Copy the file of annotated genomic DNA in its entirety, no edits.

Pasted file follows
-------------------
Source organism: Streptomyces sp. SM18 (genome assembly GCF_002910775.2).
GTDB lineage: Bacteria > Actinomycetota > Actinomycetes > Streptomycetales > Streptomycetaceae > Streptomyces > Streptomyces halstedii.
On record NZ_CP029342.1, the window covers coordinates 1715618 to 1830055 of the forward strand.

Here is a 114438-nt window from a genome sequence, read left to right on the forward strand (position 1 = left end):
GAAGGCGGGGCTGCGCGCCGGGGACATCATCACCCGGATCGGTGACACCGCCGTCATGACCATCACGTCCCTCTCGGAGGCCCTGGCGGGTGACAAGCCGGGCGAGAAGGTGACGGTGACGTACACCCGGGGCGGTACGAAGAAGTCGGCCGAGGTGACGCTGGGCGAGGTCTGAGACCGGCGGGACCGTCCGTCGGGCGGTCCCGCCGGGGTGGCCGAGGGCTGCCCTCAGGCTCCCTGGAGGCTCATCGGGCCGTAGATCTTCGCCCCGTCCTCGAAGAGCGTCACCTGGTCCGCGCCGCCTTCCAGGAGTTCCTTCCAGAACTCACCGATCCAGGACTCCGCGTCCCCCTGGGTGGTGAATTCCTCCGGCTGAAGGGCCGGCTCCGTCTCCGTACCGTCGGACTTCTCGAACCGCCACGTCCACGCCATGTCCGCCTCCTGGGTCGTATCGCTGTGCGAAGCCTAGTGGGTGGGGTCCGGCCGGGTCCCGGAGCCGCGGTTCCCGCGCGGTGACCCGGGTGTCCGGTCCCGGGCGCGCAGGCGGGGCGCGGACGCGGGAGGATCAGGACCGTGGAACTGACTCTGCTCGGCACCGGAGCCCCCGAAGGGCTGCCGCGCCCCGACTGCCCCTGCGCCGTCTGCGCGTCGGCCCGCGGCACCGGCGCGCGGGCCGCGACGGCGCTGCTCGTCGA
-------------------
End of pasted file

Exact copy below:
Source organism: Streptomyces sp. SM18 (genome assembly GCF_002910775.2).
GTDB lineage: Bacteria > Actinomycetota > Actinomycetes > Streptomycetales > Streptomycetaceae > Streptomyces > Streptomyces halstedii.
On record NZ_CP029342.1, the window covers coordinates 1715618 to 1830055 of the forward strand.

Here is a 114438-nt window from a genome sequence, read left to right on the forward strand (position 1 = left end):
GAAGGCGGGGCTGCGCGCCGGGGACATCATCACCCGGATCGGTGACACCGCCGTCATGACCATCACGTCCCTCTCGGAGGCCCTGGCGGGTGACAAGCCGGGCGAGAAGGTGACGGTGACGTACACCCGGGGCGGTACGAAGAAGTCGGCCGAGGTGACGCTGGGCGAGGTCTGAGACCGGCGGGACCGTCCGTCGGGCGGTCCCGCCGGGGTGGCCGAGGGCTGCCCTCAGGCTCCCTGGAGGCTCATCGGGCCGTAGATCTTCGCCCCGTCCTCGAAGAGCGTCACCTGGTCCGCGCCGCCTTCCAGGAGTTCCTTCCAGAACTCACCGATCCAGGACTCCGCGTCCCCCTGGGTGGTGAATTCCTCCGGCTGAAGGGCCGGCTCCGTCTCCGTACCGTCGGACTTCTCGAACCGCCACGTCCACGCCATGTCCGCCTCCTGGGTCGTATCGCTGTGCGAAGCCTAGTGGGTGGGGTCCGGCCGGGTCCCGGAGCCGCGGTTCCCGCGCGGTGACCCGGGTGTCCGGTCCCGGGCGCGCAGGCGGGGCGCGGACGCGGGAGGATCAGGACCGTGGAACTGACTCTGCTCGGCACCGGAGCCCCCGAAGGGCTGCCGCGCCCCGACTGCCCCTGCGCCGTCTGCGCGTCGGCCCGCGGCACCGGCGCGCGGGCCGCGACGGCGCTGCTCGTCGA